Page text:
The alienation of people from their work and relationships is evident in many facets of digital life. The redistribution from physical to symbolic labour (Mitscherlich) initially means a gain in efficiency but at the price of ghostliness. For the digital is not immediately graspable, not tangible and appears in principle unfinishable in the form of binary streams: Homo Faber becomes digital Sisyphus. Projects and deadlines line up seamlessly. The permanent flood of information overwhelms many people. This is not, as is usual with analogue overload, about temporary efforts and subsequent rest phases. It is about crossing a threshold of permanent, continuous exposure. The virtuality of the social has further paradoxical consequences: Despite maximum social networking and technological options, many young people in particular feel lonely and left alone.

Although the digital sphere initially means an enormous expansion of human possibilities for action, in the balance of pragmatic and constructive-constitutive factors there is a Goldilocks Zone (Su-Shu Huang), i.e. a narrow, habitable zone in which human development is promoted and not hindered or destroyed. The technosphere, as we recognise, is not infinitely scalable, either at the expense of its ecological base or in terms of developmental psychology.

At this point, it is worth taking a closer look at empowerment and its implications. With human empowerment, we associate the development of autonomy. But how autonomous can we be in the digital world?

Aspects of Human Empowerment and ‘Human Agency’ (Bandura)

With the emergence of commercial social networks, analogue personal autonomy has been reconfigured on a new level, in which the social autonomy of the network community functions as a constantly verifiable guarantor for the validation of personal autonomy. At the same time, both social and personal autonomy, the medially visible and the algorithmically invisible are subject to the rules of the underlying networks. In this respect, digital networks represent an indispensable, shared lifeworld resource for the constitution of personal and social autonomy.

On the personal level, this affects authentic identity as a representation of personal autonomy. The boundaries between the analogue self and the digital alter ego in networks are blurring. The permeability between the two influences the competence to rationalise oneself, i.e. the way people realise autobiographically located meaning and significance in their life plans (in constructivist space). Typically, autobiographical, professional, economic and political motives are mixed in the entries of social blogs.

At the same time, networks provide their users with cognitively mediated, practical options for action or shaping their lives (as ‘practical agency’, in pragmatic space). This assignment is problematic insofar as the participants are offered options for action that are decoupled from social goals so that as a result the users are largely relieved of the need to compare moral and ethical perspectives.  The space of reasons is replaced by a space of opportunities. This technological-epistemological shift can at least partially explain the erosion of personal and social responsibility as ‘moral disengagement’ (Bandura): The opting out of social and political responsibility, the radicalising denunciation of social ties, indeed of the social contract, has never been easier than on the internet. This describes as attitude and ability the dimensions of a ‘moral and moral-executive agency’ (Habermas).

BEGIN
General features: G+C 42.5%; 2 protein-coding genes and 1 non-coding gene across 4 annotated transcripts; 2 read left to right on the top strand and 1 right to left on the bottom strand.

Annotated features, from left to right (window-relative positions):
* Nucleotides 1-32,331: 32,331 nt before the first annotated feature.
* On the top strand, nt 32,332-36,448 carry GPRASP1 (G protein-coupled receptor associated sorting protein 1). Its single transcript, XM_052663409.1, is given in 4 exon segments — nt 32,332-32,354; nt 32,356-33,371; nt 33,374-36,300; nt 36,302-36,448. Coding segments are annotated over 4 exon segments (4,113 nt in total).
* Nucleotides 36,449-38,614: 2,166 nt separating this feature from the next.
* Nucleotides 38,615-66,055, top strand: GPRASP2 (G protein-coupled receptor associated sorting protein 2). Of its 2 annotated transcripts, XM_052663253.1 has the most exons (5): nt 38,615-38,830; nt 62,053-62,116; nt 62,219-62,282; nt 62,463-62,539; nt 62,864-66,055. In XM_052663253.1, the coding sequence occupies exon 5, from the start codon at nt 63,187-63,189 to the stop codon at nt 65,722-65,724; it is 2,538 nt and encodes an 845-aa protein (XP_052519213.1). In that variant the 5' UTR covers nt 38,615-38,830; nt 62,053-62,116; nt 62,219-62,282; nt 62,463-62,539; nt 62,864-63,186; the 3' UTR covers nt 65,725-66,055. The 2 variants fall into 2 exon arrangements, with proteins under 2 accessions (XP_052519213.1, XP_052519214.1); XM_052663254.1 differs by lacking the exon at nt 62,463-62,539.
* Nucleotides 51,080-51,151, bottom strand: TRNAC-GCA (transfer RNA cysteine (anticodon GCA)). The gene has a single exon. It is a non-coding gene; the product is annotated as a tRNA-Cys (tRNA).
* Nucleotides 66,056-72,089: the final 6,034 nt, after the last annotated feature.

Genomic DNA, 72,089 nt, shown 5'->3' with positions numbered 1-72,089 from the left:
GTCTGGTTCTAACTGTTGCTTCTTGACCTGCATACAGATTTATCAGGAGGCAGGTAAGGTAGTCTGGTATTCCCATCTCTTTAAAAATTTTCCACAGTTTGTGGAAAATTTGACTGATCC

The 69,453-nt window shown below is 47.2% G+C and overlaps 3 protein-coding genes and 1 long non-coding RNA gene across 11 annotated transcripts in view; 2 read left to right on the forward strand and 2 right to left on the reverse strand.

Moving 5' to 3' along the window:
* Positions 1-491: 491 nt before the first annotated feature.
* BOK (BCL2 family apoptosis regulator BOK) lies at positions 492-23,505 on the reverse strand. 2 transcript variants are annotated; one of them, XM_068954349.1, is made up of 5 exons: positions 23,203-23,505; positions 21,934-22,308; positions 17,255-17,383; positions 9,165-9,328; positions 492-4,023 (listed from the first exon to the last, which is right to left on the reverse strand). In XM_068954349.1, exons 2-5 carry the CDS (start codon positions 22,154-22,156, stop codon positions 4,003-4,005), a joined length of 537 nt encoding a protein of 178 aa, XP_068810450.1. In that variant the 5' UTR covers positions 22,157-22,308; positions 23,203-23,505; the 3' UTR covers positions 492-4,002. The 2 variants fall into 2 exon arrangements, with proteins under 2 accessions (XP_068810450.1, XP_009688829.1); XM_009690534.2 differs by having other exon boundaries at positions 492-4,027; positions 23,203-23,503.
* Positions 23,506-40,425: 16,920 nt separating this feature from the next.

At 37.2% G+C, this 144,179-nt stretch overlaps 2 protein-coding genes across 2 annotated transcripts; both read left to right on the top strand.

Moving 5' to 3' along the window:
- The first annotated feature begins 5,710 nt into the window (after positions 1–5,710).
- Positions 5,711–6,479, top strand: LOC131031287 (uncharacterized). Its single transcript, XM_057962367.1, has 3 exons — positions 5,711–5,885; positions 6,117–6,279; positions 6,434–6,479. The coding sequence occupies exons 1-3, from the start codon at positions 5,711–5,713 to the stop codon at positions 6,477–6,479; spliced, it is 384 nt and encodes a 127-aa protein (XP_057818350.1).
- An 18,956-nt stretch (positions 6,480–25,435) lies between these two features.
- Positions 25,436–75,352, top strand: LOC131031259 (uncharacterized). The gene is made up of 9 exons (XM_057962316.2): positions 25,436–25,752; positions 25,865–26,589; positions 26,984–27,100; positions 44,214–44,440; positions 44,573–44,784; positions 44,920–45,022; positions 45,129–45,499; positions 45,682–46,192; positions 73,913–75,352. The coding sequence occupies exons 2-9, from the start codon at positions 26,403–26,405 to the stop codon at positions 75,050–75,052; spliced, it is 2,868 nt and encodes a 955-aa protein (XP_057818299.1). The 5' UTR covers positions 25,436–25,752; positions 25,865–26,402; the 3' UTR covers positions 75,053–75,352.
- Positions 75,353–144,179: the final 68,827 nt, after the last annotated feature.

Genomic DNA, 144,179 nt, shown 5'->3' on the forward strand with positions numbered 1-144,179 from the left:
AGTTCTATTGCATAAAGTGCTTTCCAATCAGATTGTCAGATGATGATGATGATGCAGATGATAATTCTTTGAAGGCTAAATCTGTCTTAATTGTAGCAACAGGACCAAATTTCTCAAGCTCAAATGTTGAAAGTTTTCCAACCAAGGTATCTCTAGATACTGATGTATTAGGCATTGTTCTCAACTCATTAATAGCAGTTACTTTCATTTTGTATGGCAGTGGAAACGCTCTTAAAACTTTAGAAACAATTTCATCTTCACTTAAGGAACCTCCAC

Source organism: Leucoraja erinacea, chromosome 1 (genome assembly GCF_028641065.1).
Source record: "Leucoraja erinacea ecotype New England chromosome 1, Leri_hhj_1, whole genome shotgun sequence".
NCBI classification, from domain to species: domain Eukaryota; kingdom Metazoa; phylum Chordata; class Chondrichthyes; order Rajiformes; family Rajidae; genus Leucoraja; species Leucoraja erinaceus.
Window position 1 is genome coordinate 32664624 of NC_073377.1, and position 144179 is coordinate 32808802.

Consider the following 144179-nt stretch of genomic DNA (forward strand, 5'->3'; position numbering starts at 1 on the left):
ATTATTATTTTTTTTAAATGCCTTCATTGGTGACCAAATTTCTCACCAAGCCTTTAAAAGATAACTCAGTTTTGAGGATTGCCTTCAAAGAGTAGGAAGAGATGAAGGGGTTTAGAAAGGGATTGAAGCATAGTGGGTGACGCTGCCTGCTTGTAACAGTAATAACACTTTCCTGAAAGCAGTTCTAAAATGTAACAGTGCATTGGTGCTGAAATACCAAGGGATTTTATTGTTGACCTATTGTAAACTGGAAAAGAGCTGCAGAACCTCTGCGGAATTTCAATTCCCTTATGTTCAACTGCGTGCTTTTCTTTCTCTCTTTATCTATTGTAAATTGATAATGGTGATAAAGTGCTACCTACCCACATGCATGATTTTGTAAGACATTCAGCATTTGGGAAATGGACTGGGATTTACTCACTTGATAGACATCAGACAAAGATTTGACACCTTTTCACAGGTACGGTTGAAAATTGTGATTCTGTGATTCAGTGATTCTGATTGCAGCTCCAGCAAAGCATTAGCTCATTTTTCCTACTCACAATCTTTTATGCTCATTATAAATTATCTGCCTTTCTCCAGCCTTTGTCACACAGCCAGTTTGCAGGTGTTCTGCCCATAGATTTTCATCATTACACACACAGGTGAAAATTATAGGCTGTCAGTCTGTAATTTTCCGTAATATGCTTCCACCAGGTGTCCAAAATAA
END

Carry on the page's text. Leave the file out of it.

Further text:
What does this mean for us as a professional challenge? A sensible approach is to look for isolable factors that act as levers to address several problems simultaneously. In essence, it is about restoring or repairing freedom of action and social resonance, which, if it is to be developed sustainably, relates to a Space of Reasons, a personal-organisational context of justification.

For example, it makes little sense to preach ‘resilience’ to participants in repressive or deeply dysfunctional organisations without addressing the underlying systemic mechanisms and communication patterns. Similarly, it would not be promising to accompany participants who are personally committed but lack commitment, role models, social rules and goals.

It follows that in social learning processes, we interweave autobiographical horizons of experience, personal attributions of meaning, life situations, mindsets and autonomy structures as constructivist realities with systemic design competence. The difference to systemic coaching is that personal access is upstream of systemic designing in terms of individual psychology (Adler): to get into the house, you need a door. Only after the dissolution of psychological obstacles and barriers do we gain organisational design freedom, can we fully develop our innovation potential.

The aim is to develop and strengthen the intrinsic self-organisational capacity of the participants. This is the local counter-design to external social networks.  The development of self-organisation addresses several problems at the same time: diffusion of responsibility, lack of motivation due to social distance, addressing personal blockages, finding new meaning, more adequate professional exchange as well as regaining freedom of action by inviting people into psychologically safe spaces (Timothy Clark).

The prerequisite for this new approach is the provision of appropriate resources for innovative learning and development programmes as well as the trust in an increasingly heterogeneous staff to be able to design cross-cutting L&D programmes in co-creation. The person-organisation interface, our learning design-coaching interface, has become pluralistically differentiated and can therefore only partly be mapped in a traditional way as a pure role description: People want to be perceived as people, not merely as ‘human capital’.

On the keyword resources: Carl Roger’s ‘On Becoming A Person‘ is interwoven in the culture of digitality with access to and dependence on socialised technological resources. Social actors project themselves into the world through social networks. The global analogue self and the digital alter ego are in a multi-layered exchange of interpretations of possibility. Private and social autonomy is constituted in this light in a highly permeable way.


Empathic-organisational social design means picking up people in their autobiographical development paths and life situations to invite and integrate them into highly dynamic organisational structures. In doing so, the intersection between individual needs and systemic requirements is negotiated. This implies the removal of the alienation created by purely functional role descriptions and externally determined, extrinsic pay-offs. At the same time, the digitalised technosphere plays an ambivalent role. It connects and depersonalises at the same time and thus evokes new cultural techniques, a new ars vivendi.